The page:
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Curated by Trisha Klancar
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The Great Green Wall

The Great Green Wall | Geography for All! | Scoop.it
The Great Green Wall initiative uses an integrated approach to restore a diversity of ecosystems to the North African landscape.

Via Seth Dixon
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Lauren Sellers's curator insight, May 28, 11:38 PM

Its great to see countries coming together for one purpose and in this case the "Green Wall" to help protect and restore ecosystems in North Africa.

Sid McIntyre-DeLaMelena's curator insight, May 29, 12:32 PM

The Green Wall hopes to restore the environment of the North African area that was destroyed by desertification from overgrazing.

Desertification is one of the many consequences of Human-Environment Interaction that comes mainly from agricultural activity.

Nicole Kearsch's curator insight, October 31, 12:03 AM

I'm glad that something is being done before its too late.  It seems lately that we want to fix things after the damage has been done.  It is also helpful that all the political leaders are on board to do what needs to be done to keep the desertification process from happening.  Although the idea as a whole is huge, I'm impressed by the fact that each country is contributing in their own way.  They are creating a plan that benefits them and works for the green wall project.  Not only does this plan solve the desertification process it can also help with the starving people in the nation.  With the growth of fruit bearing trees coming back into the region it can help begin to feed the nations hungry.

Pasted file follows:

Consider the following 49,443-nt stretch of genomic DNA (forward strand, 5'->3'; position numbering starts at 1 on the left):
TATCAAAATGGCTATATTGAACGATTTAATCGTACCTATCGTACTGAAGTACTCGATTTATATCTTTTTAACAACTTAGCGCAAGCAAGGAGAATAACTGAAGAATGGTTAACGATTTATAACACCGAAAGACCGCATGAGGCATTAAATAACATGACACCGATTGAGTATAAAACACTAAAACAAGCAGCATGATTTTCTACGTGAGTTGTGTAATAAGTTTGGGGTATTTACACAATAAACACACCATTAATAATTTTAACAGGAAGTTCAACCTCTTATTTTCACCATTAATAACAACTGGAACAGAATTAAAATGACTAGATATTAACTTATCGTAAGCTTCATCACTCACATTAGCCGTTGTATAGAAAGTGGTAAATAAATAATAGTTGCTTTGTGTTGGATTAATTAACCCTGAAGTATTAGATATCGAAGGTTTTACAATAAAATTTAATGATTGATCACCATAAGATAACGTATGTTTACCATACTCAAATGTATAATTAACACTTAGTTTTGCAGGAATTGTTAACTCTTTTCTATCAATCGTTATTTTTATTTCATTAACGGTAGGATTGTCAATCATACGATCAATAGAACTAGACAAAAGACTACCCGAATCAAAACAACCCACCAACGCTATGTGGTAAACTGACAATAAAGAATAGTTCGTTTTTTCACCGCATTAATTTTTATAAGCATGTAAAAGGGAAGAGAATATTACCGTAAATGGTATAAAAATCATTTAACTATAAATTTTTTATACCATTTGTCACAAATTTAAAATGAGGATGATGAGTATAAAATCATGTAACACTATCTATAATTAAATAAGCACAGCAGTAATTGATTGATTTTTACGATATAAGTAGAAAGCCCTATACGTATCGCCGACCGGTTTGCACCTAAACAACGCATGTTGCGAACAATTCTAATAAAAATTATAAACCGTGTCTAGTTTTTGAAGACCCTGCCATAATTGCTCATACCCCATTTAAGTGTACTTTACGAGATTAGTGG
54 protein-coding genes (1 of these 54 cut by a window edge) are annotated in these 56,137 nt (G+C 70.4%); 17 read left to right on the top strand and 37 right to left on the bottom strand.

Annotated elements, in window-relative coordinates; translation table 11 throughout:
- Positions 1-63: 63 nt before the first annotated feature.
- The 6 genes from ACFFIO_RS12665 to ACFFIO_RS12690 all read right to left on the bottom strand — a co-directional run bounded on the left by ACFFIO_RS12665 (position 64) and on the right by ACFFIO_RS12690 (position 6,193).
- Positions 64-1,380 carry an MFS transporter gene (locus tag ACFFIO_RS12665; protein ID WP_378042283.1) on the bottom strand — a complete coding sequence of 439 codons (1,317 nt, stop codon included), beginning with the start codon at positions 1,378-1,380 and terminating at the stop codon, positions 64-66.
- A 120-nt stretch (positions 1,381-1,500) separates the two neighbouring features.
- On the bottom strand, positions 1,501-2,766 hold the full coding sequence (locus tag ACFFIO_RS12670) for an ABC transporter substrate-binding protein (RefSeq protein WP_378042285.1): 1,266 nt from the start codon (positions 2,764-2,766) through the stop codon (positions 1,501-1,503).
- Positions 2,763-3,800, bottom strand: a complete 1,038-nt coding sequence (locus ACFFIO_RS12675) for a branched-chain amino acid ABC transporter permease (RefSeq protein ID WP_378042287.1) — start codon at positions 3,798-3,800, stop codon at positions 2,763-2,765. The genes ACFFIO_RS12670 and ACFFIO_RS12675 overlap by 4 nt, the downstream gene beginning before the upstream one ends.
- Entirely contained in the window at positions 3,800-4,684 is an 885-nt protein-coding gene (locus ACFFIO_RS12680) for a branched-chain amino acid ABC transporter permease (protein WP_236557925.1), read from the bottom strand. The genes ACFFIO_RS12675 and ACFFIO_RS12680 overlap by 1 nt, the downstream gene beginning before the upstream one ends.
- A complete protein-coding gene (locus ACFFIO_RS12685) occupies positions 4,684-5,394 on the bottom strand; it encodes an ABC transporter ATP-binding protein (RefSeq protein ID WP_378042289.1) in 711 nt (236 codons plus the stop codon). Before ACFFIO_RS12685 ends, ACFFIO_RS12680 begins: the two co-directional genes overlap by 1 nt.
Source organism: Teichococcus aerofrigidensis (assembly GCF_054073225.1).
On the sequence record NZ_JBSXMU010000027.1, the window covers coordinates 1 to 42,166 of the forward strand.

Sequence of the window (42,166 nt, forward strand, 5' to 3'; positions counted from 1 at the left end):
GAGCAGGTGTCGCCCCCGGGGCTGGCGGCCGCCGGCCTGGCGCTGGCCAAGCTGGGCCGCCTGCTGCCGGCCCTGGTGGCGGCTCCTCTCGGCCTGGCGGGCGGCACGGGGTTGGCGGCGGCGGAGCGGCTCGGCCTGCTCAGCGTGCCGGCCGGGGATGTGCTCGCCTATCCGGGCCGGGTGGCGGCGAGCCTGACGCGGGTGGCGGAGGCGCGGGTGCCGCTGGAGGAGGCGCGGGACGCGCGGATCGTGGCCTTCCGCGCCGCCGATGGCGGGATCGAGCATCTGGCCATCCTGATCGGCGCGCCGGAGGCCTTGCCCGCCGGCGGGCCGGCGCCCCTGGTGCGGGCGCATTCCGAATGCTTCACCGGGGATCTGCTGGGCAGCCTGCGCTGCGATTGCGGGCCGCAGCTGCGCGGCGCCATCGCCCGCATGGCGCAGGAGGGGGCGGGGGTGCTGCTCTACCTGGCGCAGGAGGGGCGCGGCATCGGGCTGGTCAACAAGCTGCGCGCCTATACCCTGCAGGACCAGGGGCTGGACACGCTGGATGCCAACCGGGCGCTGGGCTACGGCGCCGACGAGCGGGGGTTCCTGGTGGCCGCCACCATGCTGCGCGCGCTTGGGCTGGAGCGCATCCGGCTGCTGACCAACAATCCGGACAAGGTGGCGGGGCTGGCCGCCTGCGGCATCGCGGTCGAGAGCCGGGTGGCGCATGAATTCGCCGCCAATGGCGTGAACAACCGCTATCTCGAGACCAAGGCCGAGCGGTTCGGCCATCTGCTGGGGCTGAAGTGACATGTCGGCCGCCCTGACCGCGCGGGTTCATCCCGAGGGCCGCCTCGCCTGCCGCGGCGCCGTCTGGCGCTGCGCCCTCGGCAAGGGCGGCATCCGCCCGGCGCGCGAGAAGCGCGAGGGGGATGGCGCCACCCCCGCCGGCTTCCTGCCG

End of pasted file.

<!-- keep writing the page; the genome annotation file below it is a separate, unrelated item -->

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The New World

The New World | Geography for All! | Scoop.it
An interactive series of maps show possible new additions to the world’s list of independent nations.

 

This is great way to show examples of devolution and political instability.  Included are 11 potential scenarios where further fragmentation/disintegration might occur or even greater regional integration that would redraw the map.  These case studies include: Somalia, Korea, Azerbaijan, Belgium and the Arabian Gulf Union.

 

Tags: political, devolution, supranationalism, war, autonomy, unit 4 political.


Via Seth Dixon
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Benjamin DeRita's comment, September 23, 2012 9:36 PM
Very interesting and informative piece, I found slide (10) especially intriguing with its discussion on the possibility of China claiming parts of Siberia.